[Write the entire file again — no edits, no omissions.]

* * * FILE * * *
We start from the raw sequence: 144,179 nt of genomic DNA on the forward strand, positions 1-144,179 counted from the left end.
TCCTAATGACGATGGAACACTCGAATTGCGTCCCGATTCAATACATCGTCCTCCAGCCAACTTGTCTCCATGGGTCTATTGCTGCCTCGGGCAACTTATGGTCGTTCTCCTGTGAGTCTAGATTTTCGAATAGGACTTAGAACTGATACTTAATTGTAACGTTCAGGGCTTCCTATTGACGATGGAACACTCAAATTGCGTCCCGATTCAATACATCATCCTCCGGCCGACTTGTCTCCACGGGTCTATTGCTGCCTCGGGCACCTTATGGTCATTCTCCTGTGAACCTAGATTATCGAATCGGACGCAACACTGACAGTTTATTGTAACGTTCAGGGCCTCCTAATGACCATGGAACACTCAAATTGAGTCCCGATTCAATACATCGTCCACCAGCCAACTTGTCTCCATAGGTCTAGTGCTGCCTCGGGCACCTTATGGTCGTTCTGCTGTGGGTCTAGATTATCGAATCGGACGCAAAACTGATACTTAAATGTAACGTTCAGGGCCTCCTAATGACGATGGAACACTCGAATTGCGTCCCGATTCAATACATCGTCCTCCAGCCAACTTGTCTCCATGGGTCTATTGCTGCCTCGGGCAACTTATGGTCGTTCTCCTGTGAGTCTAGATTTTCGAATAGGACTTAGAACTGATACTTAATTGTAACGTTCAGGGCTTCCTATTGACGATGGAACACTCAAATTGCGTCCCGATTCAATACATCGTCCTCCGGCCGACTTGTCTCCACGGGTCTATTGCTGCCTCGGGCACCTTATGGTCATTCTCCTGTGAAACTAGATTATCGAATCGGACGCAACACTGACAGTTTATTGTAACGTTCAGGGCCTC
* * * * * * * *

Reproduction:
We start from the raw sequence: 144,179 nt of genomic DNA on the forward strand, positions 1-144,179 counted from the left end.
TCCTAATGACGATGGAACACTCGAATTGCGTCCCGATTCAATACATCGTCCTCCAGCCAACTTGTCTCCATGGGTCTATTGCTGCCTCGGGCAACTTATGGTCGTTCTCCTGTGAGTCTAGATTTTCGAATAGGACTTAGAACTGATACTTAATTGTAACGTTCAGGGCTTCCTATTGACGATGGAACACTCAAATTGCGTCCCGATTCAATACATCATCCTCCGGCCGACTTGTCTCCACGGGTCTATTGCTGCCTCGGGCACCTTATGGTCATTCTCCTGTGAACCTAGATTATCGAATCGGACGCAACACTGACAGTTTATTGTAACGTTCAGGGCCTCCTAATGACCATGGAACACTCAAATTGAGTCCCGATTCAATACATCGTCCACCAGCCAACTTGTCTCCATAGGTCTAGTGCTGCCTCGGGCACCTTATGGTCGTTCTGCTGTGGGTCTAGATTATCGAATCGGACGCAAAACTGATACTTAAATGTAACGTTCAGGGCCTCCTAATGACGATGGAACACTCGAATTGCGTCCCGATTCAATACATCGTCCTCCAGCCAACTTGTCTCCATGGGTCTATTGCTGCCTCGGGCAACTTATGGTCGTTCTCCTGTGAGTCTAGATTTTCGAATAGGACTTAGAACTGATACTTAATTGTAACGTTCAGGGCTTCCTATTGACGATGGAACACTCAAATTGCGTCCCGATTCAATACATCGTCCTCCGGCCGACTTGTCTCCACGGGTCTATTGCTGCCTCGGGCACCTTATGGTCATTCTCCTGTGAAACTAGATTATCGAATCGGACGCAACACTGACAGTTTATTGTAACGTTCAGGGCCTC